Montgomery Clift began his theater career at age 14 and worked steadily for many years on the stage. Until he was cast in the films The Search and Red River in 1948, his acting career had been solely on the stage. As Clift became a bigger “star” he did less work on the stage and began focusing more on film. He continued to do stage sporadically, but the number of plays decreased as the number of films increased. The amount of films he acted in was about one a year during the duration of his cinematic career. Clift was always quite selective as an actor, especially for his time period. During his career he made about one movie per year which was considered a small amount during the studio period. That number seems quite prolific in the modern film era. Most of our bigger stars (George Clooney, Angelina Jolie, Tom Cruise) release one film a year or every other year and there it is not seen as odd by the press or the public. But, during his time Clift’s more personal choice and less studio imposed work schedule placed him outside of other popular actors of the time.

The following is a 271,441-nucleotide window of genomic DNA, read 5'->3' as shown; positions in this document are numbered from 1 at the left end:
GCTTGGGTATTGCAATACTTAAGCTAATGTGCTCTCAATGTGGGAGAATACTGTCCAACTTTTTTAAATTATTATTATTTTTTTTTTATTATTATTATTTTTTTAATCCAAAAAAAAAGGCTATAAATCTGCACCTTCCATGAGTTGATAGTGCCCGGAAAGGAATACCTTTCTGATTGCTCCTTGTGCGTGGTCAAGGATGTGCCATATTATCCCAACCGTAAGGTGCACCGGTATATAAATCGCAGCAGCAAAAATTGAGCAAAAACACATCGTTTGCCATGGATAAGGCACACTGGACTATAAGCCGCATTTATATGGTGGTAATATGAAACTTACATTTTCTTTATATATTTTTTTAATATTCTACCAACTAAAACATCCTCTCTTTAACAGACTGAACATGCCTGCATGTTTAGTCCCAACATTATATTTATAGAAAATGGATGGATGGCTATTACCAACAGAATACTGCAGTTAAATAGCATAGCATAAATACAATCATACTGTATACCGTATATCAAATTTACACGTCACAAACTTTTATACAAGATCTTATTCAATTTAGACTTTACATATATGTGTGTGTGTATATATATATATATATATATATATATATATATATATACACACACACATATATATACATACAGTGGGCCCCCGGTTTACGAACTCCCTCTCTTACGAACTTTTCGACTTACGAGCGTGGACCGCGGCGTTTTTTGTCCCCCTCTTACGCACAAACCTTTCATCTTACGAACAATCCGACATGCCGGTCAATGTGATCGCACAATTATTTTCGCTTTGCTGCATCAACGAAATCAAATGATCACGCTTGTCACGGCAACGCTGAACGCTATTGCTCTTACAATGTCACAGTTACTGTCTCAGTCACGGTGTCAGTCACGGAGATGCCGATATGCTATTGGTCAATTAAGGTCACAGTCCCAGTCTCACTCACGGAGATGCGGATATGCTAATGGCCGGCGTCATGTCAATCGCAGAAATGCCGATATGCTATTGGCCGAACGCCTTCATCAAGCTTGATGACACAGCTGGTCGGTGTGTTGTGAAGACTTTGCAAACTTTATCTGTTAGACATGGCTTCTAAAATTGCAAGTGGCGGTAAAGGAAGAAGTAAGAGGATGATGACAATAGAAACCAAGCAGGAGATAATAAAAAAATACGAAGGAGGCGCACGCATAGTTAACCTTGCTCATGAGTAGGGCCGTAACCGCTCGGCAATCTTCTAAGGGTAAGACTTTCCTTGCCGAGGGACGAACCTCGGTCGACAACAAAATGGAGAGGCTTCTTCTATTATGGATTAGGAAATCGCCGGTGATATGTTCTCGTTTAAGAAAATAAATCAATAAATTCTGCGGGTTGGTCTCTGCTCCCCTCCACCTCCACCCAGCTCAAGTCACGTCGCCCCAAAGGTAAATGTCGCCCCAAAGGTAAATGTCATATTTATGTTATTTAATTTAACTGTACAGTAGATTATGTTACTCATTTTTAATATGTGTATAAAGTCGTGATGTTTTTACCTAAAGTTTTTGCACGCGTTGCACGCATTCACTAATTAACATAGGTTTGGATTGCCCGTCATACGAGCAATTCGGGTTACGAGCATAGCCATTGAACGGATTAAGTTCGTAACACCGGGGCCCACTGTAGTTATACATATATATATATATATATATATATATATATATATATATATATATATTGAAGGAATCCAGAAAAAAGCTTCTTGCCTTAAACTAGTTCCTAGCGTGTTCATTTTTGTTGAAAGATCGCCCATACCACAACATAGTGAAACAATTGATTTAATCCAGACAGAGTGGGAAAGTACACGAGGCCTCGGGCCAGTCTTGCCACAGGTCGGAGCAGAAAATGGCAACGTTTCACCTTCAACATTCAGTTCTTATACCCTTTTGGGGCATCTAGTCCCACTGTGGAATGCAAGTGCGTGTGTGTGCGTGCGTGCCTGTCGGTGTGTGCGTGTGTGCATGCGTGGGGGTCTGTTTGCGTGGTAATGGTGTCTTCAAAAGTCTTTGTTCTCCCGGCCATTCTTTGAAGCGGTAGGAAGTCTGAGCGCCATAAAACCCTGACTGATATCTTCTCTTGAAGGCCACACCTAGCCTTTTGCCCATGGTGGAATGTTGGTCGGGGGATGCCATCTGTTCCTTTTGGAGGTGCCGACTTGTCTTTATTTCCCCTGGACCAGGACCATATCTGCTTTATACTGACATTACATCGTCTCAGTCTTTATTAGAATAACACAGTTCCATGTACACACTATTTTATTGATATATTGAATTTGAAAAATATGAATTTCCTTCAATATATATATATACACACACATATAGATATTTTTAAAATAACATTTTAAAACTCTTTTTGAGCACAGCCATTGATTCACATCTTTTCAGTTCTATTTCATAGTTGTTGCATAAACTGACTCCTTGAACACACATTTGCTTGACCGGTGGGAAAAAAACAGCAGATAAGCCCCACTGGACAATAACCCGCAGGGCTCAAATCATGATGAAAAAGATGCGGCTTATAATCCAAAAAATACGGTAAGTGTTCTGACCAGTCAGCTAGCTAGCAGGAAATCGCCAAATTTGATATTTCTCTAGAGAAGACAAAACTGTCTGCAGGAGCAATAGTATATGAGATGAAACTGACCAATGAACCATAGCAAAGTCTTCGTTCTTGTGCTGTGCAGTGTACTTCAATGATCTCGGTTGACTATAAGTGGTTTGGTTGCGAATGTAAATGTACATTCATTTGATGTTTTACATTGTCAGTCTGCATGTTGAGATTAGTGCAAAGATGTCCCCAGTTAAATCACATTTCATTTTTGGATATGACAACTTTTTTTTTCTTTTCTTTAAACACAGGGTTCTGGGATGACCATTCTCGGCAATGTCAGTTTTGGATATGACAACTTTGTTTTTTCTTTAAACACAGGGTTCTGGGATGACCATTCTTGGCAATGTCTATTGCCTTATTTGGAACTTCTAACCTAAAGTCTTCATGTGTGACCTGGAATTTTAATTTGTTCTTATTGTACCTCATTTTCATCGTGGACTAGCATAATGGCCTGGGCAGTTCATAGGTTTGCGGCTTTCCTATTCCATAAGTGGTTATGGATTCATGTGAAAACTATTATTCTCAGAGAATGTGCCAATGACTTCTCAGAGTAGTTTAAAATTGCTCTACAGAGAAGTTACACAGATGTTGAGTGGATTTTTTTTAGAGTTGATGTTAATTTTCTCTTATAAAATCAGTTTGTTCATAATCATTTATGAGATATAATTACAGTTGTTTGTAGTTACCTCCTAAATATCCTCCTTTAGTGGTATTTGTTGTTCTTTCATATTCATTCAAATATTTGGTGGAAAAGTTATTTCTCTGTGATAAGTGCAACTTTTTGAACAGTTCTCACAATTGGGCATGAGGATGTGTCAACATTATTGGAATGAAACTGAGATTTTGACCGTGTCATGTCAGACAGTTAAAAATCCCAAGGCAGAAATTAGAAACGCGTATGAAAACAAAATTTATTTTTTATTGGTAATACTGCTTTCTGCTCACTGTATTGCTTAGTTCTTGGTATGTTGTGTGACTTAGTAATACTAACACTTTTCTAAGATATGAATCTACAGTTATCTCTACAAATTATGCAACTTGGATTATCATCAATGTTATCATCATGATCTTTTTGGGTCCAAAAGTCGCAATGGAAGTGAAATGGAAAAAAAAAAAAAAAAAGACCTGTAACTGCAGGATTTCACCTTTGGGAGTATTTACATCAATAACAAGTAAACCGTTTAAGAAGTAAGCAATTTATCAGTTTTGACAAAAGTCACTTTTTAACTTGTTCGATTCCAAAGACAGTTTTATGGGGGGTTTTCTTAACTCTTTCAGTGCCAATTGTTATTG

When one looks at some of the reviews of his films and his plays, the critics usually take a more formal look at his career and spend very little time discussing his personal quirks. But, as time passed and Clift’s personal life (diet, drugs, and rumors of sexuality) began to overtake much of his work, the critics began commenting on his personal being, but in very oblique ways. Clift’s performances and role choices made him appear out of norm and just a bit out of step with the acting styles of his peers. Many critics found this part of him intriguing. A playbill for the play “Foxhole in the Parlor” seems to allude to the importance of Clift’s acting style and the affect it had on both viewers and critics. “There was no longer any doubt in even the most skeptical minds that a young man had arrived definitely on the theatrical scene who was doomed to linger long and mightily in the memories of theatre-goers” (Playbill, 12). The word choice of doomed here is interesting when looked at through the lens of Montgomery Clift’s life. Many biographers and others use the term “doomed” when discussing Clift, along with the fact that many times he would also play “doomed” characters including his murderous husband in the film A Place in the Sun which is probably the most obvious example of this. Clift seemed drawn to characters with sadness or hopelessness attached to them.